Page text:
Atom-splitting field trip planned

Published on Thu, Apr 4, 2002
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Atom-splitting field trip planned

by Meg Olson

The Whatcom County school retirees association is inviting the public along on their next field trip – a glimpse into the world of atom splitting at the University of British Columbia’s cyclotron facility.

“I’m so excited,” said field trip organizer Emma Conlee. “I’ve wanted to go there for years.”

The Vancouver facility is part of TRIUMF, Canada’s National Laboratory for Particle and Nuclear Physics.

The cyclotron, the world’s largest, accelerates negatively charged hydrogen particles up to 75 percent of the speed of light. An intense beam of protons peels off and is directed out of the cyclotron, in order that researchers can generate short-lived sub-atomic particles which allow them to study the smallest known building blocks of matter.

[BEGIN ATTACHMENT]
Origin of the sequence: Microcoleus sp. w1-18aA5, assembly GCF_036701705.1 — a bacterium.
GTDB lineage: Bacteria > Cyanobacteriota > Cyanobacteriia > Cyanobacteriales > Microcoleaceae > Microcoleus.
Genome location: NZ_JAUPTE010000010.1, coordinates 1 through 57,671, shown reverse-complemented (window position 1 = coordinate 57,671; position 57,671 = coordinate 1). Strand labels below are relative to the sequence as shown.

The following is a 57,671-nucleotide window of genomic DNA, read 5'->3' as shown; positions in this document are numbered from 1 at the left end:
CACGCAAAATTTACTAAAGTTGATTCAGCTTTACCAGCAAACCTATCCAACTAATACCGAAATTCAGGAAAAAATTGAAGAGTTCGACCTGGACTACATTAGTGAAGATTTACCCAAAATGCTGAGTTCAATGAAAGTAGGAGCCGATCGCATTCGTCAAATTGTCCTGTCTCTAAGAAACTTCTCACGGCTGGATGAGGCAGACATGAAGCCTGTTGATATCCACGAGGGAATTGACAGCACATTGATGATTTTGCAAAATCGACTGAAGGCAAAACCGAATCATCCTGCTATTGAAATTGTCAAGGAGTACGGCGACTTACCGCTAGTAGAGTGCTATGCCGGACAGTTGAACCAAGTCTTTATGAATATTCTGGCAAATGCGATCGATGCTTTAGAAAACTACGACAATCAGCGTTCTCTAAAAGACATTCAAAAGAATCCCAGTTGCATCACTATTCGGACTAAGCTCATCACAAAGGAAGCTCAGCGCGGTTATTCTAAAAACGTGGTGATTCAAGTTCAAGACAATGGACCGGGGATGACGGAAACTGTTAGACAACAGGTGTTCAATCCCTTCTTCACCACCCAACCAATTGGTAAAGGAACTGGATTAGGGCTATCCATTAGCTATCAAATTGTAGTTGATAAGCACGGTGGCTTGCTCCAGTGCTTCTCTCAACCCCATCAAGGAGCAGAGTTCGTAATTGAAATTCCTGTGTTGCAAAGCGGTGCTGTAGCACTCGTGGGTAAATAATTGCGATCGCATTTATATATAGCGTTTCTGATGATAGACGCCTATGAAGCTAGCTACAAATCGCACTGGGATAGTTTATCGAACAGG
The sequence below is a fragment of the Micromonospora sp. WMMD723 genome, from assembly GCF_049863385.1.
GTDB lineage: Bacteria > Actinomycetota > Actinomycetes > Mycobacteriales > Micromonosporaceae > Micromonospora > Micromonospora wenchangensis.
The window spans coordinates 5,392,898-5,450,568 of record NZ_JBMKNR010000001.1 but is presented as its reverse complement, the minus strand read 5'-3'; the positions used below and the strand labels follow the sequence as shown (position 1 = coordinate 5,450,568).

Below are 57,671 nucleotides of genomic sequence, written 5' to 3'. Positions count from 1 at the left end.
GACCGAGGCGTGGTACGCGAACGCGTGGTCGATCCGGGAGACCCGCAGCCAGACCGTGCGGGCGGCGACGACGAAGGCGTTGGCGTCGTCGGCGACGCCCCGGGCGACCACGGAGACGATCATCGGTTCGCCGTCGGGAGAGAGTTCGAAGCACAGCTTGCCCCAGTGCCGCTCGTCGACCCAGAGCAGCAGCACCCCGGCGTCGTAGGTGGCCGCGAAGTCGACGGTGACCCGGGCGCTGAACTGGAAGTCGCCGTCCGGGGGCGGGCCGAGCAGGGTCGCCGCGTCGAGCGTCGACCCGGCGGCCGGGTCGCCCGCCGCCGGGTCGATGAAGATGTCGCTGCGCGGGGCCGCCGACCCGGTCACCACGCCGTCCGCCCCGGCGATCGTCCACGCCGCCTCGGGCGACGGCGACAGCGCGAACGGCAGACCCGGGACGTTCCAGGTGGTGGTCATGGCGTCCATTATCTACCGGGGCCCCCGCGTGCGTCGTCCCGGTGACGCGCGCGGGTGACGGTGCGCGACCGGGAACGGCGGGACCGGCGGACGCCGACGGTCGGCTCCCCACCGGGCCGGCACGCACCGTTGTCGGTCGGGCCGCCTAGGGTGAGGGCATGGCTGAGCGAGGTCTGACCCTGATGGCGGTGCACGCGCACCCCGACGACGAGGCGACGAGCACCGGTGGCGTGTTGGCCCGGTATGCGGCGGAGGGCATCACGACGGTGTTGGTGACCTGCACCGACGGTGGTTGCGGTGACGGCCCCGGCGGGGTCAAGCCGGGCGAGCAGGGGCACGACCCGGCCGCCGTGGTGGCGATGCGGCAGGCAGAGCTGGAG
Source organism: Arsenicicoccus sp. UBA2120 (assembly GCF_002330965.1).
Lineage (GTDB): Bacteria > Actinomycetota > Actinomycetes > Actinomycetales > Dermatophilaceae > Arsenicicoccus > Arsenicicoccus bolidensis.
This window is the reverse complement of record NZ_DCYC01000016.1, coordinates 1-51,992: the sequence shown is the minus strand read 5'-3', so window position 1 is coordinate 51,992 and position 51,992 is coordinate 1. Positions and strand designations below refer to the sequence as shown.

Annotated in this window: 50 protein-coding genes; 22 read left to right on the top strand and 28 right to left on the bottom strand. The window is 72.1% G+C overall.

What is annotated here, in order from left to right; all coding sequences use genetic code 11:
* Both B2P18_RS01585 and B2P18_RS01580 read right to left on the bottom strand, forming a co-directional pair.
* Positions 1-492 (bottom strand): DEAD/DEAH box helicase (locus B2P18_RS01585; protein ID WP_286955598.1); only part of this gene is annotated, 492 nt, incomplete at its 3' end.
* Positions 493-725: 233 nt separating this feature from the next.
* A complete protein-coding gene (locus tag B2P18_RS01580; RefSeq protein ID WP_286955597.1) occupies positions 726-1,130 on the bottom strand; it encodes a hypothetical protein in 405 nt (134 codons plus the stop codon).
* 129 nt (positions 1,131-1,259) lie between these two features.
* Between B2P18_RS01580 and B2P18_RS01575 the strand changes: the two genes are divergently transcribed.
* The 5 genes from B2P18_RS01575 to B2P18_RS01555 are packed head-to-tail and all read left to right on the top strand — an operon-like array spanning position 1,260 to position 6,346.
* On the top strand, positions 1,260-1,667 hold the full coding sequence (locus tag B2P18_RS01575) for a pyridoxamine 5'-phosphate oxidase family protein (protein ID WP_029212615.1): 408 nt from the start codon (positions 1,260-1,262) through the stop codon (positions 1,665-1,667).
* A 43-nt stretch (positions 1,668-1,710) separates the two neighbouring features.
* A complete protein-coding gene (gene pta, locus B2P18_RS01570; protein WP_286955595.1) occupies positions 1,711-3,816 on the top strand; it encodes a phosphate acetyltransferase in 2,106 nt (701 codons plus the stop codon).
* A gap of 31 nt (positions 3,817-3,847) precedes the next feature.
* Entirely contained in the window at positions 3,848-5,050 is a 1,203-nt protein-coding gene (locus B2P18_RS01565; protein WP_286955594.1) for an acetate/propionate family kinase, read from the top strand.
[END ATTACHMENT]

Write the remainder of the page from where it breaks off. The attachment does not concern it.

Beyond particle physics, the beam can also be used to create radio-isotopes to be used in medicine, chemistry and other fields of research.
There are research projects now under way at TRIUMF to use gamma rays to detect plastic explosives in cargo or luggage, to speed up computers and treat eye cancer with proton beams. Working with an international group of researchers, TRIUMF scientists have worked on muon-catalyzed fusion of hydrogen, perhaps one of the steps toward using atomic fusion as a clean, inexpensive source of energy.

The field trip to TRIUMF will leave Bellingham on April 26. A chartered bus will take participants to TRIUMF for a short lecture followed by a one-hour tour of the facility. Following the TRIUMF visit the group will go to Granville Island to explore shops, studios and art galleries. “This is also a trip to help you visit Vancouver as your own guide,” Conlee said.

Cost for the trip is $25 per person and reservations are necessary. To reserve a spot or for more information, call Conlee at 733-6384.
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